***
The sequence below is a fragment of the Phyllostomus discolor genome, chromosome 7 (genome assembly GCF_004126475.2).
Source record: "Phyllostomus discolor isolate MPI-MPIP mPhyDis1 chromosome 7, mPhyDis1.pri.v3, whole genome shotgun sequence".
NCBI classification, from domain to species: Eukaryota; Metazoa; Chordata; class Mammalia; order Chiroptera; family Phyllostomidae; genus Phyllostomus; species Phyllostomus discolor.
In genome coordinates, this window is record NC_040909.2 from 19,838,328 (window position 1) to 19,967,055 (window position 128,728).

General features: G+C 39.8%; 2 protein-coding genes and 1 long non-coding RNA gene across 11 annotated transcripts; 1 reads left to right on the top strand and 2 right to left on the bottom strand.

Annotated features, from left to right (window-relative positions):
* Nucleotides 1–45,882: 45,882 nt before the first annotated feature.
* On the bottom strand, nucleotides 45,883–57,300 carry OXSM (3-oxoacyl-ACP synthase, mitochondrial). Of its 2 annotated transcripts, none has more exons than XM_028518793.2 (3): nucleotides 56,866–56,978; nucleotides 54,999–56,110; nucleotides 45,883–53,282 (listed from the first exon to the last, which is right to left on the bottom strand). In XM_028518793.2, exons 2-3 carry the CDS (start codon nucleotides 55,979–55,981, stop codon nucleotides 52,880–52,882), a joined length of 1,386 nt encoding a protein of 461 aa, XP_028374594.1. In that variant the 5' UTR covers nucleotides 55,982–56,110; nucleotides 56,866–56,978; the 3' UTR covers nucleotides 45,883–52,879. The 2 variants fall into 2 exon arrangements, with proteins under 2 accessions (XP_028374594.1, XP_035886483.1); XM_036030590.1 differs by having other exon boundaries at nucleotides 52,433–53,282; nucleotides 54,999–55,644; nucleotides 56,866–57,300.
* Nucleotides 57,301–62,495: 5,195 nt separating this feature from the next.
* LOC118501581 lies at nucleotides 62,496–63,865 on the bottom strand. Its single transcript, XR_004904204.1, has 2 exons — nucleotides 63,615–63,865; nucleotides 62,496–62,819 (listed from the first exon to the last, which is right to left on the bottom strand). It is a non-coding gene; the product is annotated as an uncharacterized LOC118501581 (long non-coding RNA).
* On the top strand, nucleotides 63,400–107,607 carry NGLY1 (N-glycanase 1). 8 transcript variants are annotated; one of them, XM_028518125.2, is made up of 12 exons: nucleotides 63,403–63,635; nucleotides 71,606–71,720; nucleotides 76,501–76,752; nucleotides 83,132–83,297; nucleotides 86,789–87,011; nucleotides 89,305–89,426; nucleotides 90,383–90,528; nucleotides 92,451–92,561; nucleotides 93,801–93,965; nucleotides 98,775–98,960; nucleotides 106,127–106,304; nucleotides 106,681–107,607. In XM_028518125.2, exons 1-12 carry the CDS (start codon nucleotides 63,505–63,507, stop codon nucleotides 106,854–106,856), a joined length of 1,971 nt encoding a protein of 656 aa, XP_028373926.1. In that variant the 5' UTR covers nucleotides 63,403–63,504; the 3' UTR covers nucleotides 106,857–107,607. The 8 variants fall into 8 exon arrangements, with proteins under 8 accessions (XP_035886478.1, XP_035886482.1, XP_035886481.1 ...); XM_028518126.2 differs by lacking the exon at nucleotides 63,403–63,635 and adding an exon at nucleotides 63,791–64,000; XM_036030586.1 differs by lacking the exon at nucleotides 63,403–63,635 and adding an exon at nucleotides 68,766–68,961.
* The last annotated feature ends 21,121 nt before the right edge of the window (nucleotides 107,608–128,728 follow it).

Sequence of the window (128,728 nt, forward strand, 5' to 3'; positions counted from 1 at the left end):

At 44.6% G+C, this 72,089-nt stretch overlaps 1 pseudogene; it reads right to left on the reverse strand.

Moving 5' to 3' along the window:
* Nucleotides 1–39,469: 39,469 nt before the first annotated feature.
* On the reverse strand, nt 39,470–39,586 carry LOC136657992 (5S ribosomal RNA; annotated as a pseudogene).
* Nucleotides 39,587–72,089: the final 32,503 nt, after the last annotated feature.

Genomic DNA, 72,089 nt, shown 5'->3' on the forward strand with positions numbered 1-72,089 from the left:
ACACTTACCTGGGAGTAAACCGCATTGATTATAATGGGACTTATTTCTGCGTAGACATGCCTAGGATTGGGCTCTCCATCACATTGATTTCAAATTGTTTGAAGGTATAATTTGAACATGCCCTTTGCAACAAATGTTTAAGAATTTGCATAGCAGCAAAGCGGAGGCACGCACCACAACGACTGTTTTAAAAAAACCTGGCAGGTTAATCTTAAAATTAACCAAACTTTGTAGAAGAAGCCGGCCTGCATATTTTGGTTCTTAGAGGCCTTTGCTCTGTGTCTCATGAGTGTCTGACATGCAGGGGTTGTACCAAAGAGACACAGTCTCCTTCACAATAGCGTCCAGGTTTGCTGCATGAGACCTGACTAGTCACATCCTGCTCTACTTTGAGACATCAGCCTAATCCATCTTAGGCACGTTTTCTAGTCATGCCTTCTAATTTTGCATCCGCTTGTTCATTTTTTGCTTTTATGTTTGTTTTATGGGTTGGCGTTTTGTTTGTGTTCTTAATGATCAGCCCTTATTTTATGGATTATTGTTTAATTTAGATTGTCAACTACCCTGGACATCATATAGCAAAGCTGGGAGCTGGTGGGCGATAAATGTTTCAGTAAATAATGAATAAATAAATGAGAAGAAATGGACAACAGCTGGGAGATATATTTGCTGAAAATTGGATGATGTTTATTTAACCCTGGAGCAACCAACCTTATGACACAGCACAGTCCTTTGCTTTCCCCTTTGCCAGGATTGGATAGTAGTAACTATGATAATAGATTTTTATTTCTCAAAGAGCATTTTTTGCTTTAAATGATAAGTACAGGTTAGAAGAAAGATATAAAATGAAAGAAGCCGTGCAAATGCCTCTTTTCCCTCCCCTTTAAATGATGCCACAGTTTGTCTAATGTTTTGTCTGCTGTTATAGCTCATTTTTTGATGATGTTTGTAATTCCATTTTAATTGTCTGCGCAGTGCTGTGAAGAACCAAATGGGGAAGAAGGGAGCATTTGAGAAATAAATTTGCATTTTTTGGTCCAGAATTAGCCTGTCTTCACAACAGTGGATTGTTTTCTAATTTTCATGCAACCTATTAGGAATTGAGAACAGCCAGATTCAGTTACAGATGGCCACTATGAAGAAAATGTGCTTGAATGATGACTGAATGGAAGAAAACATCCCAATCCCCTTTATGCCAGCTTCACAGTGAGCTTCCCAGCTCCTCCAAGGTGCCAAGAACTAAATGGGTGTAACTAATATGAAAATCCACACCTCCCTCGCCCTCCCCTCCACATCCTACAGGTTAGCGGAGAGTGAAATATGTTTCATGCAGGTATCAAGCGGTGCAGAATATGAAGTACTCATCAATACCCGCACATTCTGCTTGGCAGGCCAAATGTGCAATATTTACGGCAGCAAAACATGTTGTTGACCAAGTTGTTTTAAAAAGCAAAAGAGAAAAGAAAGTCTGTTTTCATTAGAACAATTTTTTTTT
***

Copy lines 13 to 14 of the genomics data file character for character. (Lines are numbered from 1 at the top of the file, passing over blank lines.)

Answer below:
Sequence of the window (128,728 nt, forward strand, 5' to 3'; positions counted from 1 at the left end):

At 44.6% G+C, this 72,089-nt stretch overlaps 1 pseudogene; it reads right to left on the reverse strand.